Two items of note for you Anglophiles out there:
The BBC has collected its interviews with British authors in this amazing online archive. Listen to conversations with Virginia Woolf, P. G. Wodehouse, Kingsley Amis, Hilary Mantel, V. S. Naipaul...the list goes on. Alas I can't locate any Graham Greene, but this piece on J.R.R. Tolkien is a treat.
Speaking of Middle Earth, in the New Yorker Adam Gopnik (always a must-read) draws some intriguing parallels between the wizards in Tolkien's trilogy and the outsized characters who took the stage during World War II:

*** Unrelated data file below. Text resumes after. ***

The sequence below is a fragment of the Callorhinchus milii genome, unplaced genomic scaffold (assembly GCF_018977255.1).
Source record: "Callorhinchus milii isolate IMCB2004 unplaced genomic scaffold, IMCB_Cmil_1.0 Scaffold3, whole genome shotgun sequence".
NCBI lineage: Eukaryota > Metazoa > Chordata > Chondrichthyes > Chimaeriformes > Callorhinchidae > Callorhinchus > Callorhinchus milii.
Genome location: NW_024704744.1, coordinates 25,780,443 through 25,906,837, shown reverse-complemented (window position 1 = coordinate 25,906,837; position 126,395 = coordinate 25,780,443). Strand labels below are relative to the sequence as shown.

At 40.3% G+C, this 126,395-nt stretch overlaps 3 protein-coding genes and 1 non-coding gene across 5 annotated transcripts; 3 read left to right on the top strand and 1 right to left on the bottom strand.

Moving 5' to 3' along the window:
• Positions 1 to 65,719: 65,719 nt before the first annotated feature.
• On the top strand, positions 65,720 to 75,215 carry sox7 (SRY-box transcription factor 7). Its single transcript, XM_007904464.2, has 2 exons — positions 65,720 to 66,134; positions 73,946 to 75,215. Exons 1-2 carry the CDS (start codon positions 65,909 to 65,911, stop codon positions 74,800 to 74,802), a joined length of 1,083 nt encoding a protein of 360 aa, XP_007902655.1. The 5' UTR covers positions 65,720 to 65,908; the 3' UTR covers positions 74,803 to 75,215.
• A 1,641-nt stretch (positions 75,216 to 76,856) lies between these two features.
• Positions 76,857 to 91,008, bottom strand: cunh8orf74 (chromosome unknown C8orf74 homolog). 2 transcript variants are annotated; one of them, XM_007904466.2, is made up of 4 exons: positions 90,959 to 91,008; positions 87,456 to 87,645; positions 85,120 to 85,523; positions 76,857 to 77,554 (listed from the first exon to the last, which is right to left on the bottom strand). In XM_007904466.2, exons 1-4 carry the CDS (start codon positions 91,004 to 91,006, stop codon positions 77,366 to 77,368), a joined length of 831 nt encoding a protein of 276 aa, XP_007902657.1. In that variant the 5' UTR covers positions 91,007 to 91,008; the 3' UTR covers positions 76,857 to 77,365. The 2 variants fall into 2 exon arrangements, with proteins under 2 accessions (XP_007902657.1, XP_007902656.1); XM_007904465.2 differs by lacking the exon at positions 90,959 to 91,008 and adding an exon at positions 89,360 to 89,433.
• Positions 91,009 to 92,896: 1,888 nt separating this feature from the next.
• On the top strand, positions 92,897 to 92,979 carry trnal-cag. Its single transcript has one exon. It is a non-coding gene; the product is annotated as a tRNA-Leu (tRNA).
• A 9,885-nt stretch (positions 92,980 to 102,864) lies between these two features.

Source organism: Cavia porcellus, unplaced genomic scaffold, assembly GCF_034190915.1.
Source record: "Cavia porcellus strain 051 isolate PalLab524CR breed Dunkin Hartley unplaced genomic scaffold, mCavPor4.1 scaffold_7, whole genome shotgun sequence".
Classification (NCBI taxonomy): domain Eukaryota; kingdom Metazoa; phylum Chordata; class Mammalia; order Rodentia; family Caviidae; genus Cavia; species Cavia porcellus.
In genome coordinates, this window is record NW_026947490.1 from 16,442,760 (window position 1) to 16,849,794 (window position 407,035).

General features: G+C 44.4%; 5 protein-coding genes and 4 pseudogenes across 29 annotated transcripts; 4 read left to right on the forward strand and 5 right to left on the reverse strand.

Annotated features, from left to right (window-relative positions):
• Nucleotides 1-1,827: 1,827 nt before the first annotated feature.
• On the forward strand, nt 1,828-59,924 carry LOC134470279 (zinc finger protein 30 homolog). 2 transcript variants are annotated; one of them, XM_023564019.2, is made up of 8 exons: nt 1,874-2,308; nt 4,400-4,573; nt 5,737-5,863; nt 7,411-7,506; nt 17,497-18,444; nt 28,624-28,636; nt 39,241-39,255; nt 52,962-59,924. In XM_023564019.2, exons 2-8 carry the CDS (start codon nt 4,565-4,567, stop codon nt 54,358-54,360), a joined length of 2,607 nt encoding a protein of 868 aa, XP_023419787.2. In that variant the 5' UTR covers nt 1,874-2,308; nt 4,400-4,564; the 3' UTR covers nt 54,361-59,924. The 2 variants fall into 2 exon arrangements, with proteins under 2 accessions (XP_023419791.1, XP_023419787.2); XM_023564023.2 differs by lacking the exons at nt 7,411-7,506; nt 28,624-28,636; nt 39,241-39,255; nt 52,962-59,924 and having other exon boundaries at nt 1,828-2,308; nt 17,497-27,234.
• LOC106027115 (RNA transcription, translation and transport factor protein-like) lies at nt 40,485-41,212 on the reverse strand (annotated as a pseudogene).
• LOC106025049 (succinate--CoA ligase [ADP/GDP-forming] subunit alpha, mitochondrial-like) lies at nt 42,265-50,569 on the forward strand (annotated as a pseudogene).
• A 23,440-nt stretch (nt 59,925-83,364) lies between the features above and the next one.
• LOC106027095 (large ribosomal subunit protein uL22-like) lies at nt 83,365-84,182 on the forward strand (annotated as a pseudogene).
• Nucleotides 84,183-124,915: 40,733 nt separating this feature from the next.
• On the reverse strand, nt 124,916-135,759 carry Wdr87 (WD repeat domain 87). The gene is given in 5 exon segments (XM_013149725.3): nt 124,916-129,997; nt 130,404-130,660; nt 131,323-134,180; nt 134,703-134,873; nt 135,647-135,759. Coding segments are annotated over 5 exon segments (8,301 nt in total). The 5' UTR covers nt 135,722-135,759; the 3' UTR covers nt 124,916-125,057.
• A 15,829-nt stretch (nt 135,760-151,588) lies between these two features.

Both Churchill and Hitler were nineteenth-century Romantics, who believed in race and nation—in the Volksgeist, the folk spirit—as the guiding principle of history, filtered through the destinies of great men. (It is startling to think that, even in the darkest depths of the Second World War, J. R. R. Tolkien was writing the “Lord of the Rings” trilogy, which contains, with the weird applicability available only to poetry and myth, the essential notion that the good gray wizard can understand the evil magi precisely because he is just enough like them to grasp their minds and motives in ways that they cannot grasp his.) Of course, Churchill and Hitler were, in the most vital respects, opposites. Churchill was, as Lukacs insists, a patriot, imbued with a love of place and people, while Hitler was a nationalist, infuriated by a hatred of aliens and imaginary enemies. But Churchill knew where Hitler was insecure and where he was strong, and knew how to goad him, too.